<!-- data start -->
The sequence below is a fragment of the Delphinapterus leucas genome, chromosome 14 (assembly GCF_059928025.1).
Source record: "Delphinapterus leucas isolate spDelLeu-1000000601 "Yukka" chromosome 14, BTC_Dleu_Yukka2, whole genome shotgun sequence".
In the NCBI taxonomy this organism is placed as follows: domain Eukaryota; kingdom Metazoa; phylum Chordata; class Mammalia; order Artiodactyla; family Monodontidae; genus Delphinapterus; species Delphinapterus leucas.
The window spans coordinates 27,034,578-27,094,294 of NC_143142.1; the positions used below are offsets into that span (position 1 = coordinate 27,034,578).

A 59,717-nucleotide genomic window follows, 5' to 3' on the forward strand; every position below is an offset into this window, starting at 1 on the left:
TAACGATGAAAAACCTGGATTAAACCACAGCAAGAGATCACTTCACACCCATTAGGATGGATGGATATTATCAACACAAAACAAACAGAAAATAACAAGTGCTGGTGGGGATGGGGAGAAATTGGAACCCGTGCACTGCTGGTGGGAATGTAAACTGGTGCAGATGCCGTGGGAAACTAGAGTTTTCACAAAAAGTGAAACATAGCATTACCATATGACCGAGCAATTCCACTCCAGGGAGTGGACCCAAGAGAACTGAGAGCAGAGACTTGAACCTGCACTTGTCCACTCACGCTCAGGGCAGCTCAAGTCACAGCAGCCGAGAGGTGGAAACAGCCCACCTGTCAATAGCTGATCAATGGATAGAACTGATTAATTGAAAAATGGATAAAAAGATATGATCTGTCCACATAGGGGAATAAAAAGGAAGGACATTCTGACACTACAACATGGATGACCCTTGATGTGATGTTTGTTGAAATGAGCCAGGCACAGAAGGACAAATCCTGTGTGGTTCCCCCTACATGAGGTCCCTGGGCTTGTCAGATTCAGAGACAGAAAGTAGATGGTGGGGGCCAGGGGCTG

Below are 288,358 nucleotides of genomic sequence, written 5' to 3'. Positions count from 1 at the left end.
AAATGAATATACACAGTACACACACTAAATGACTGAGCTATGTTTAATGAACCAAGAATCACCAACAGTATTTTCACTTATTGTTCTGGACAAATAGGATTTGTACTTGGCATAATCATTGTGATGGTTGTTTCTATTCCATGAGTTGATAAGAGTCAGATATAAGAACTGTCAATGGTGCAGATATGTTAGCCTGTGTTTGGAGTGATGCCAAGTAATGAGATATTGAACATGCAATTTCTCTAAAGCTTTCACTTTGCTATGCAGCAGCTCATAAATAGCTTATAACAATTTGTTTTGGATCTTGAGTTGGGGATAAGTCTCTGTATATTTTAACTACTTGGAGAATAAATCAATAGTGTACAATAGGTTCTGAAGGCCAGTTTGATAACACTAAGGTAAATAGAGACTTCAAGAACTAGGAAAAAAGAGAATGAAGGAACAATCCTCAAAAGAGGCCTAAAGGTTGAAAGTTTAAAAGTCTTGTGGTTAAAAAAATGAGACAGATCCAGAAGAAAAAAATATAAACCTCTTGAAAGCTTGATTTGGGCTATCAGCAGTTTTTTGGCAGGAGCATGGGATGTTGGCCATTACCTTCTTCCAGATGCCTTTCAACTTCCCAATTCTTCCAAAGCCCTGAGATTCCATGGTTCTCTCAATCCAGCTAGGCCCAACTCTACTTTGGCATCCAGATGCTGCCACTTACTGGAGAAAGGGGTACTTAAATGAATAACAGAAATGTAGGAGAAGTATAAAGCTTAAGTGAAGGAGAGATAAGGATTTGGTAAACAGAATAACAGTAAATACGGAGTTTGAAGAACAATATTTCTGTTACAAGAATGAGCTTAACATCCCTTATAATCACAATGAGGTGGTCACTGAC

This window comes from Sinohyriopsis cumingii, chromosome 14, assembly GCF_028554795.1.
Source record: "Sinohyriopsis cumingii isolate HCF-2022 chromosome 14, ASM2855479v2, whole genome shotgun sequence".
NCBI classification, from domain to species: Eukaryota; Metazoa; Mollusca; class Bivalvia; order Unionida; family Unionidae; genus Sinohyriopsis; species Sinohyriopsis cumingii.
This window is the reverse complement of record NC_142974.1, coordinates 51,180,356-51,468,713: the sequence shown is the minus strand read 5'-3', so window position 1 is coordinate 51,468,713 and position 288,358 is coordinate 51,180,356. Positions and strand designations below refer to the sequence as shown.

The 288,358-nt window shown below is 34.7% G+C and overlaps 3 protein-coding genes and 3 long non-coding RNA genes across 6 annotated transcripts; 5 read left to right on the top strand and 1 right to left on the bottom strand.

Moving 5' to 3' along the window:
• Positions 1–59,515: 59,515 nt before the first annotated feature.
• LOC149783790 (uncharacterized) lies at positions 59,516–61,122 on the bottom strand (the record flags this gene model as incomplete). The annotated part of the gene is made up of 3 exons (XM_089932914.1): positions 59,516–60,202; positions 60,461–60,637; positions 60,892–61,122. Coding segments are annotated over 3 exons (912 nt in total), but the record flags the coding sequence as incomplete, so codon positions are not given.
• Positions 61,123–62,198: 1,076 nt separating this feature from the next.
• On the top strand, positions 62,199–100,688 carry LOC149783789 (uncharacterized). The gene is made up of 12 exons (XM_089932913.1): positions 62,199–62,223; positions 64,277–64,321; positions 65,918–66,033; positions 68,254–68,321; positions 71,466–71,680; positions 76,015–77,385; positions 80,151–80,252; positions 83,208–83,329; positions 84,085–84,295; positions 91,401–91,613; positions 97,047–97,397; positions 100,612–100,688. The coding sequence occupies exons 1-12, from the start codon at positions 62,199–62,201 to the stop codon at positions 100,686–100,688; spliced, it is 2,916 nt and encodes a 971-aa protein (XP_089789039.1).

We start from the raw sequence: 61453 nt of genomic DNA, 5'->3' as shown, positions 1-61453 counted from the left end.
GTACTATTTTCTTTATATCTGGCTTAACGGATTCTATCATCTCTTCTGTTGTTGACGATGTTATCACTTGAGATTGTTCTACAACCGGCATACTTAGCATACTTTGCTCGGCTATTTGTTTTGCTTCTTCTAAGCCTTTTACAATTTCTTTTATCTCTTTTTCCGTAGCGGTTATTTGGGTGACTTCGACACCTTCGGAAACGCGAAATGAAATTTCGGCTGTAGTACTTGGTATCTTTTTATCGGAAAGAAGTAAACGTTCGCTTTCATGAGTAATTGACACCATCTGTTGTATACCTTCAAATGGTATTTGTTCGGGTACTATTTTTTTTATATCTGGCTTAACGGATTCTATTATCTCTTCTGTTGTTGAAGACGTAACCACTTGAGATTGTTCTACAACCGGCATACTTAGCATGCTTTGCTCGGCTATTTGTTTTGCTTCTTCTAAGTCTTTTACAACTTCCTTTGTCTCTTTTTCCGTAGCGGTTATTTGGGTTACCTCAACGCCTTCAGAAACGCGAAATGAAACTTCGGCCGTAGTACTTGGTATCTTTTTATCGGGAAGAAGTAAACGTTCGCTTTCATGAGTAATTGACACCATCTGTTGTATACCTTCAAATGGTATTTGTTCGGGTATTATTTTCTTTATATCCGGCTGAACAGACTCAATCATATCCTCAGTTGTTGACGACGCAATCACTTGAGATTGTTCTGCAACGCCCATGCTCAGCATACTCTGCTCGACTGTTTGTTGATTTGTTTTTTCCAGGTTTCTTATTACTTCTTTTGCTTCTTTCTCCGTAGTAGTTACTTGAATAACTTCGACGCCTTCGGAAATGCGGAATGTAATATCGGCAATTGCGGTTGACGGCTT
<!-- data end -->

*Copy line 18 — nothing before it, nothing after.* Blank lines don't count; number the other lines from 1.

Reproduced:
• On the top strand, positions 62,199–100,688 carry LOC149783789 (uncharacterized). The gene is made up of 12 exons (XM_089932913.1): positions 62,199–62,223; positions 64,277–64,321; positions 65,918–66,033; positions 68,254–68,321; positions 71,466–71,680; positions 76,015–77,385; positions 80,151–80,252; positions 83,208–83,329; positions 84,085–84,295; positions 91,401–91,613; positions 97,047–97,397; positions 100,612–100,688. The coding sequence occupies exons 1-12, from the start codon at positions 62,199–62,201 to the stop codon at positions 100,686–100,688; spliced, it is 2,916 nt and encodes a 971-aa protein (XP_089789039.1).